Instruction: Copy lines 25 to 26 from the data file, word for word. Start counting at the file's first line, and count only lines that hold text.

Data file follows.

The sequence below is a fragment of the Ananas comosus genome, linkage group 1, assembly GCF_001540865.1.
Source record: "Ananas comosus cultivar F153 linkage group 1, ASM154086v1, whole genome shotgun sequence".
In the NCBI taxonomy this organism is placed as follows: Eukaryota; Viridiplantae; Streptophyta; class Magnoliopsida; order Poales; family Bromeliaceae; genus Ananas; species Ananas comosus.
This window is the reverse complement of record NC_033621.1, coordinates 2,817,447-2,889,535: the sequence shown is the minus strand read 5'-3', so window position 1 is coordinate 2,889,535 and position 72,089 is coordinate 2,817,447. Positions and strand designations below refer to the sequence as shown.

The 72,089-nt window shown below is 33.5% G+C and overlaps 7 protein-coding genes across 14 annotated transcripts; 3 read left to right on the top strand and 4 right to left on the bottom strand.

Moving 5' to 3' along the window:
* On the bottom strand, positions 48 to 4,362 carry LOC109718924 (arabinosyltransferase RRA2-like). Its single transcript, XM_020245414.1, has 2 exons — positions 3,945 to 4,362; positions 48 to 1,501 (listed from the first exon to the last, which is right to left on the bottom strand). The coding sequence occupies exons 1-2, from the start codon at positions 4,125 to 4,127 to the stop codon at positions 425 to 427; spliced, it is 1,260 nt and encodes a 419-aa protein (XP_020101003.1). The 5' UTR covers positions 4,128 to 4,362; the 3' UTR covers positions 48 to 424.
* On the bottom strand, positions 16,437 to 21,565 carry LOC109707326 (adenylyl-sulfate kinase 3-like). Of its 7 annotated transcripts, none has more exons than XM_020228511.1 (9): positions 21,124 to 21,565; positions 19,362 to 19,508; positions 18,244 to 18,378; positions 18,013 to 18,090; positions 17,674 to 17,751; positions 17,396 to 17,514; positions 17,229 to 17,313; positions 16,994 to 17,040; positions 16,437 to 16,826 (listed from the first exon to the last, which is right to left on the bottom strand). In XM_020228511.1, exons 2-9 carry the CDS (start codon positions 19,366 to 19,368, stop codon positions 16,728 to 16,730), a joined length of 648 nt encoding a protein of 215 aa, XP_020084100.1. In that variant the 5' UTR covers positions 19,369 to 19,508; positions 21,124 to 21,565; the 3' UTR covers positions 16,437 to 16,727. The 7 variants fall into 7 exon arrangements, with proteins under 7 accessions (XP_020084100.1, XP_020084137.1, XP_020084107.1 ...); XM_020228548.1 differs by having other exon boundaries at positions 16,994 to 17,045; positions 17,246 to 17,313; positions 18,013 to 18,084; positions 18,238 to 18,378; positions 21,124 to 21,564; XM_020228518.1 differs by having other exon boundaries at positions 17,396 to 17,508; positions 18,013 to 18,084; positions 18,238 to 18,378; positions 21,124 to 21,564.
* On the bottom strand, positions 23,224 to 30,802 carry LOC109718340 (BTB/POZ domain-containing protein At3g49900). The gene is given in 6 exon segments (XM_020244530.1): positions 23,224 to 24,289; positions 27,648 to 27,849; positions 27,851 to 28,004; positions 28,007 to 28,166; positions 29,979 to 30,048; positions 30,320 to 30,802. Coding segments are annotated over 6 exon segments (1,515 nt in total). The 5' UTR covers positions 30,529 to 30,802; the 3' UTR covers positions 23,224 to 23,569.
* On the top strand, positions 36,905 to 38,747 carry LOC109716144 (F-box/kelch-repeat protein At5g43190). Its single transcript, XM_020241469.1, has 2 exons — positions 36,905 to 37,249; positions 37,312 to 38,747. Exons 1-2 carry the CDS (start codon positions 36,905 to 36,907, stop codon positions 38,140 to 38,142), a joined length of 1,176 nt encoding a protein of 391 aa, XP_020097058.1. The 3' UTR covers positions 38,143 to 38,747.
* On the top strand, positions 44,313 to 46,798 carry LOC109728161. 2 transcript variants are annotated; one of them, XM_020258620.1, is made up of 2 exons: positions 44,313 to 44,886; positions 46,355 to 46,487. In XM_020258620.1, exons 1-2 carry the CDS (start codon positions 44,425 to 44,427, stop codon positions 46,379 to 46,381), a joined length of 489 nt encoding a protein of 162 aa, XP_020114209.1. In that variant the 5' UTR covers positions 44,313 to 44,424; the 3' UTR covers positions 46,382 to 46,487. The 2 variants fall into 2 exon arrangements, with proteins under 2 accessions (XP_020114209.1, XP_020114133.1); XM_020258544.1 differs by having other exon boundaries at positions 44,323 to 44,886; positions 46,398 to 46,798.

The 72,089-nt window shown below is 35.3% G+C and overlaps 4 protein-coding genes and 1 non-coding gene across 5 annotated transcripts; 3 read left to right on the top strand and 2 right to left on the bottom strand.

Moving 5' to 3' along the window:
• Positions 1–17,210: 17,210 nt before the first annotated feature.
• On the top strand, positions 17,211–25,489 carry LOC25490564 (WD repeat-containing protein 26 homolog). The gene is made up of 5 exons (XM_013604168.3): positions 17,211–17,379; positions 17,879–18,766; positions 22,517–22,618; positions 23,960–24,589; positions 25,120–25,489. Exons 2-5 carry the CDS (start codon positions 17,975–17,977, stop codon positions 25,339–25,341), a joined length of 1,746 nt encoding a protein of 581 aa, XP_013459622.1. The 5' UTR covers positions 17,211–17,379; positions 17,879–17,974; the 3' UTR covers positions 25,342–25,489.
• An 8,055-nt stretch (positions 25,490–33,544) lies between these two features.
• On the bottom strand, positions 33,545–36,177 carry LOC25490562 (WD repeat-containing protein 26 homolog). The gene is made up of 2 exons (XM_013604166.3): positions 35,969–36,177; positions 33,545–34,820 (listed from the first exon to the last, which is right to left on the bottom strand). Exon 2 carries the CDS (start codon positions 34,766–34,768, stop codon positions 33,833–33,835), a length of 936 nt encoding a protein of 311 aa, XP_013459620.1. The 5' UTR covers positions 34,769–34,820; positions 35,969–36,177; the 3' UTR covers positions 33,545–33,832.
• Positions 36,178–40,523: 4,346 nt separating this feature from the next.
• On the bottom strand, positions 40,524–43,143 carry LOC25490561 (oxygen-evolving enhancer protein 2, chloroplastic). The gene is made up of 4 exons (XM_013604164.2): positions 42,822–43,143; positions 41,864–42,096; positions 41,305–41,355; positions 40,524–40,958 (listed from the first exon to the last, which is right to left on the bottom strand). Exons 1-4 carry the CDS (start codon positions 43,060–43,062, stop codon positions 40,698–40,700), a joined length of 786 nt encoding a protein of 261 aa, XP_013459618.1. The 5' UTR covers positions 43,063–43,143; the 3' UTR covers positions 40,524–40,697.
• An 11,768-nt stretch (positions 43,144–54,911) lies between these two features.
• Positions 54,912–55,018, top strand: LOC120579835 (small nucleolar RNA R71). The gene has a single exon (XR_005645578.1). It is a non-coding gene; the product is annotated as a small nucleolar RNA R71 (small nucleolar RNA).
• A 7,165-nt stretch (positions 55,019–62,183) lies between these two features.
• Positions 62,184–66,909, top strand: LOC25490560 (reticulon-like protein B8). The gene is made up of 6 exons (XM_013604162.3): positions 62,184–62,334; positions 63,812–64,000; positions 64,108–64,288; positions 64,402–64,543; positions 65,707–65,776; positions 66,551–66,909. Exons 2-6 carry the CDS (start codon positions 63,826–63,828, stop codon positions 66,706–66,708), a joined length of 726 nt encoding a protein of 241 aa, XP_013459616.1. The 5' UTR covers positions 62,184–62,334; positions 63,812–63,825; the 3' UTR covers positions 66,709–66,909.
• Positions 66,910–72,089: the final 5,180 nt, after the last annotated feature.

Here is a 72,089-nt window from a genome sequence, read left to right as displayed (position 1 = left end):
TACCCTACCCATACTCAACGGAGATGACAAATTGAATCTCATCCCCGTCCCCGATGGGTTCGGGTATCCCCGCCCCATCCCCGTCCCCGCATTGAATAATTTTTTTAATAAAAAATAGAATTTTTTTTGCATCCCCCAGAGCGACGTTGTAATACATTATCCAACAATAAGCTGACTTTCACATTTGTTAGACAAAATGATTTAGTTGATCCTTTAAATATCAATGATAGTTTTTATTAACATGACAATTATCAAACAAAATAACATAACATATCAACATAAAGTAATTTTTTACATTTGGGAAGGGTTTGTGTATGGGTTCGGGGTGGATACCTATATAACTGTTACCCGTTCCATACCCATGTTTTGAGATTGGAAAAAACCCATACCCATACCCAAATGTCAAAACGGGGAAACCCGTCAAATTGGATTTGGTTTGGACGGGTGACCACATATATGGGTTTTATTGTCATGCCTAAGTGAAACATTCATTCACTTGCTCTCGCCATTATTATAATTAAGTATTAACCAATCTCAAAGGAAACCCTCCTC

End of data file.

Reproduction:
Here is a 72,089-nt window from a genome sequence, read left to right as displayed (position 1 = left end):
TACCCTACCCATACTCAACGGAGATGACAAATTGAATCTCATCCCCGTCCCCGATGGGTTCGGGTATCCCCGCCCCATCCCCGTCCCCGCATTGAATAATTTTTTTAATAAAAAATAGAATTTTTTTTGCATCCCCCAGAGCGACGTTGTAATACATTATCCAACAATAAGCTGACTTTCACATTTGTTAGACAAAATGATTTAGTTGATCCTTTAAATATCAATGATAGTTTTTATTAACATGACAATTATCAAACAAAATAACATAACATATCAACATAAAGTAATTTTTTACATTTGGGAAGGGTTTGTGTATGGGTTCGGGGTGGATACCTATATAACTGTTACCCGTTCCATACCCATGTTTTGAGATTGGAAAAAACCCATACCCATACCCAAATGTCAAAACGGGGAAACCCGTCAAATTGGATTTGGTTTGGACGGGTGACCACATATATGGGTTTTATTGTCATGCCTAAGTGAAACATTCATTCACTTGCTCTCGCCATTATTATAATTAAGTATTAACCAATCTCAAAGGAAACCCTCCTC